The interconnectivity of genetics first piqued my curiosity in a mostunusual college course: Marine Vertebrate Zoology. Taught by Dr. TobyDaly-Engel, an evolutionary biologist that utilizes genetic techniques to studyshark ecology, she emphasized the phylogenetic relationships found inichthyology.
A handout, the “Tree of Extant Fishes,” was to be memorized. Whileit may still haunt my test-taking nightmares, I have found it be an invaluableresource that sits pinned to my wall. There may be numerous branches, but theyall unite by the common ancestor. The handout helped me understand how the manygenera present today related to one another genetically and divergencephysically from the common ancestor based on habitat. I’ve been exposed tophylogenetic relationships of fish, but I want to delve deeper, learning therelationships of other taxa by means of population genetics, phylogeography,and genome sequencing.
My goal is to combine these specializations to study theeffects of fragmentation on genetic diversity. Particularly, I am attracted tothe phylogeny of echinoderms, cephalopods, and elasmobranchs, but I’m open toother taxa.Despite myinterest, I have limited experience in the world of molecular phylogenetics. Ibriefly worked in Dr. Daly-Engel’s laboratory. We analyzed Gulf hagfish(Myxinidae) DNA by methods of DNA extraction and polymerase chain reactions.
Ihad previously performed similar analyses in my Genetics course, but with Dr.Daly-Engel, it focused on marine life rather than biomedical practices. Thedata was processed with the intention of investigating the phylogeography andsystematics of the hagfishes. Other research I’ve been involved with reachesback to the summer of 2008 when, as an intern at the University of WestFlorida, I enrolled in a non-degree seeking course called Molecular Analysis.Essentially, I was a research technician in that I made agarose gels andperformed both DNA extractions and polymerase chain reactions.
I even was ableto participate in a four-day expedition aboard the Research Vessel Weatherbirdwhere we collected water column and sediment samples. I later used aspectrometer for analysis of chlorophylls a and b. The following summer, I met Dr.Jane M. Caffrey, an estuarine and coastal ecologist. In collaboration with theNorthwest District Department of Environmental Protection, we collectedseagrass samples from both natural and restored beds in the Pensacola, FL area,then returned to the laboratory to isolate the epiphytes from the surface ofthe blades, scraping them off with a razor blade. In subsequent years, Icontinued to volunteer to collect these samples.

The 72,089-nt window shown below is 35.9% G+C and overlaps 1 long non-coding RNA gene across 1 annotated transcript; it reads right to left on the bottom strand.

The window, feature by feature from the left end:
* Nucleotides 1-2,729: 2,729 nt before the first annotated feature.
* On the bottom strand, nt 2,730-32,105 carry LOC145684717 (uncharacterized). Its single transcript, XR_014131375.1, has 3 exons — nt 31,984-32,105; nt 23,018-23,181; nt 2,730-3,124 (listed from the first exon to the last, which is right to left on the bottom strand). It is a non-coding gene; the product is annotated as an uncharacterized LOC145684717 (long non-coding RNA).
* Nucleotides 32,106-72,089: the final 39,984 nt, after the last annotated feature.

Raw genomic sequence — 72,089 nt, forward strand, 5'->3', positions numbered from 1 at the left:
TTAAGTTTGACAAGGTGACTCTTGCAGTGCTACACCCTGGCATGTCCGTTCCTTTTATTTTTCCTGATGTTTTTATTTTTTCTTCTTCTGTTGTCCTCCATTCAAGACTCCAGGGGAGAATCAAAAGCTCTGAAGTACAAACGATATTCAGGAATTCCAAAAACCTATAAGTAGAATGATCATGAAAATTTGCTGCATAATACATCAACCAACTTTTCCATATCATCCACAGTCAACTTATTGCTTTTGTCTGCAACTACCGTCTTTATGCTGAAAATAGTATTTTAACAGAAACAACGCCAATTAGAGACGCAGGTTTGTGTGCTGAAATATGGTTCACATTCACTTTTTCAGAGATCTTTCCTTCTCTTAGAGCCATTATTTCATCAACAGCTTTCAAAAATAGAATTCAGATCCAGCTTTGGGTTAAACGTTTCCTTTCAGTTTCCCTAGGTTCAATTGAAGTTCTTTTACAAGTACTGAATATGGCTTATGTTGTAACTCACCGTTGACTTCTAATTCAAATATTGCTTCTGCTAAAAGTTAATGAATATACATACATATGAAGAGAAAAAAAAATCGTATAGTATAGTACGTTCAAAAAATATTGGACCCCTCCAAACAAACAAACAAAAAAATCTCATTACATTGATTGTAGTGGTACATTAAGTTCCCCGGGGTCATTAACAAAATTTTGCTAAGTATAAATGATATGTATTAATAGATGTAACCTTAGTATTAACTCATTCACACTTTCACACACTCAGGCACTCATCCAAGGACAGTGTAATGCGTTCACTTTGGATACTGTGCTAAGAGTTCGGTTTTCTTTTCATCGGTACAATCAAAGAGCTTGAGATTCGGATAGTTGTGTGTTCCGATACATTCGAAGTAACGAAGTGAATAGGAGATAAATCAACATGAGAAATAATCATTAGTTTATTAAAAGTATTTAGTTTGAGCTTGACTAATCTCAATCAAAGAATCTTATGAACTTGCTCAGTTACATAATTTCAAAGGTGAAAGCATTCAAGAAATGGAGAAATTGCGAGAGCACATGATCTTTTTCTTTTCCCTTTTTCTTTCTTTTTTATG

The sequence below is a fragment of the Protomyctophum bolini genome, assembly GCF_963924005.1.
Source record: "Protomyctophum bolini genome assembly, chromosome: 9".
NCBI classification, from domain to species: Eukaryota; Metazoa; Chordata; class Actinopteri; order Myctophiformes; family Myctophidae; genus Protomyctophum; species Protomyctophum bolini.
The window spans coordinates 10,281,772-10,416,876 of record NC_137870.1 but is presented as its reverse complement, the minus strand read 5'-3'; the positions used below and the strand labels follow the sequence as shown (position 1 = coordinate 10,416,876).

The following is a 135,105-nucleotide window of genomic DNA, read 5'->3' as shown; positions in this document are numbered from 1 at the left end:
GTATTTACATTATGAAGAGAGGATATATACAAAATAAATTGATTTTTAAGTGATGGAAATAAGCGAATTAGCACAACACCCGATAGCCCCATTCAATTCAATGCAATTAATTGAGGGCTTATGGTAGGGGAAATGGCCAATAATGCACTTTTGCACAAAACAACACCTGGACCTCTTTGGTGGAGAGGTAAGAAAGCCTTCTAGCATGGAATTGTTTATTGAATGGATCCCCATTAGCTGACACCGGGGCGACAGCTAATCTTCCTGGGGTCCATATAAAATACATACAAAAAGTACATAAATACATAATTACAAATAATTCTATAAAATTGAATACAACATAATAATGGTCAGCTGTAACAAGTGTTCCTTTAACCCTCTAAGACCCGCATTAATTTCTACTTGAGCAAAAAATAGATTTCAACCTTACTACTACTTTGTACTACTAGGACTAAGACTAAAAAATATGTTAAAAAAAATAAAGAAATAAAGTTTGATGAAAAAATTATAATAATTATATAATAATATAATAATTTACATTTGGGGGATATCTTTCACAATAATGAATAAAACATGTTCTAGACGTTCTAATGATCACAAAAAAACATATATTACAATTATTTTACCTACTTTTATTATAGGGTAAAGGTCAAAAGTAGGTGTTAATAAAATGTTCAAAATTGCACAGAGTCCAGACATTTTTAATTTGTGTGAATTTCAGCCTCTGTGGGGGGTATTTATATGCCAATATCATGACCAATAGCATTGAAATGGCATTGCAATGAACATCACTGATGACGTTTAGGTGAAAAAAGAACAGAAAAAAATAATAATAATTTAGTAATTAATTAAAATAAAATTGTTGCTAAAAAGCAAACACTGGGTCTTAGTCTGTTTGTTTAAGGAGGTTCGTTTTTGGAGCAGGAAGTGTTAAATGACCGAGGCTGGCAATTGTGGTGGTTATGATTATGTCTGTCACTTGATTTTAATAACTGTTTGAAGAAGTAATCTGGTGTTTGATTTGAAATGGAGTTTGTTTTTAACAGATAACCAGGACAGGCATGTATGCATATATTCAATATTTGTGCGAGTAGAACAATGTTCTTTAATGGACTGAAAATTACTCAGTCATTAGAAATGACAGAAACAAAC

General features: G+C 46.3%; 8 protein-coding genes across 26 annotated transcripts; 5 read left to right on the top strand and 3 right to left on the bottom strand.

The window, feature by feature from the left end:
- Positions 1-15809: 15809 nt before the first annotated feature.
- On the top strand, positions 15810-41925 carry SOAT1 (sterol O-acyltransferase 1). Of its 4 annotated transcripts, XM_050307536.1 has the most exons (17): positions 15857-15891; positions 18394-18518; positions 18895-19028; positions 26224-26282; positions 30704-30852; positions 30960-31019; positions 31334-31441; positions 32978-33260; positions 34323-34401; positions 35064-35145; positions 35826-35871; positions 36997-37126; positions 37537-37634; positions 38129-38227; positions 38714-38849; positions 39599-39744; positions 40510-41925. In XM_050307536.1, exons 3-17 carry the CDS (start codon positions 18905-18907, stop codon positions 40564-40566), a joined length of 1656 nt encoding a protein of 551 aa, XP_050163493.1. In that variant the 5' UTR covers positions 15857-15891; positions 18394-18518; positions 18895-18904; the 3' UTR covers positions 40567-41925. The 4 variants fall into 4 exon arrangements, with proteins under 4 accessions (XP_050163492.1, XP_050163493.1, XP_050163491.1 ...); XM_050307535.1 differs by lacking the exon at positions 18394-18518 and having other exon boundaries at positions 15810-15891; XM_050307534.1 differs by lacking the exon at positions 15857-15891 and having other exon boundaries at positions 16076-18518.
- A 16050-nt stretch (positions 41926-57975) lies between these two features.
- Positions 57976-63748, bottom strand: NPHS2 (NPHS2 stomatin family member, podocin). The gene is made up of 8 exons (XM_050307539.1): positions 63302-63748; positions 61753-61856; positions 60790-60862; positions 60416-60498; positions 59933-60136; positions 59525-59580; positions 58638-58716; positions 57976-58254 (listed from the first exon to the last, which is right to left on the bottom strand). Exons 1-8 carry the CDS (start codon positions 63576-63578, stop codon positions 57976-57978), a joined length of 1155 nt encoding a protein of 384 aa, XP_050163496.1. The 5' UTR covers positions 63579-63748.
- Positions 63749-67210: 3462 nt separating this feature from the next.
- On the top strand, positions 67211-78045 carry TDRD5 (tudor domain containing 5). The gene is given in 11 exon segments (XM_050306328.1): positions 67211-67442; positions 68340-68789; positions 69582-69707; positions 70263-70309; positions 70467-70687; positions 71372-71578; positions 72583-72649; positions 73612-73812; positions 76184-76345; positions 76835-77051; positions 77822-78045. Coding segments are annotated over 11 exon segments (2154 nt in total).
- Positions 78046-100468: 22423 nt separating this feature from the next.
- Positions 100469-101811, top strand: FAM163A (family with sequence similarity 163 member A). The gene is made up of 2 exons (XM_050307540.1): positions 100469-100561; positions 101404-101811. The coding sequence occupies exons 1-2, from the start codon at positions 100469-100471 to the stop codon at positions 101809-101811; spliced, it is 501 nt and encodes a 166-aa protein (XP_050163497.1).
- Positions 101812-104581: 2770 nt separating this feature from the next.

In 2013, I conducted anindependent study using this data, examining seasonal patterns in overlyingwater nutrients and chlorophyll a extracted from the epiphytes. I presentedthese findings at the 22nd Biennial Conference of the Coastal and EstuarineResearch Federation (CERF) Poster Session in San Diego.While my chosenfield is marine biology, exposure to my preferred subfields of genetics and evolutionarybiology is insufficient for my career goals. I hope this program will providethe opportunity to hone my abilities as a scientist and delve into researchthat more aligns with my interests.
I know the mentorship will offer asubstantial advantage in my future endeavors when I pursue further education,as Harvard is such a prestigious institution with some of the best minds intheir respective fields.I want to continuemy education by first entering a Master’s program in Genetics, then pursuing aPh.D. in Evolutionary Biology with a specialization in phylogeny. The degreeswould enable me to establish a career in research, integrating phylogenetics,phylogeography, and population genetics by investigating the potentialrelationships or dissociation between marine species. Receiving a Ph.D.
in thisfield is crucial for my goal of teaching marine biology in an institution ofhigher education. I understand that there is potential to teach with aMaster’s, I would like to be part of the research team at a top-tieruniversity.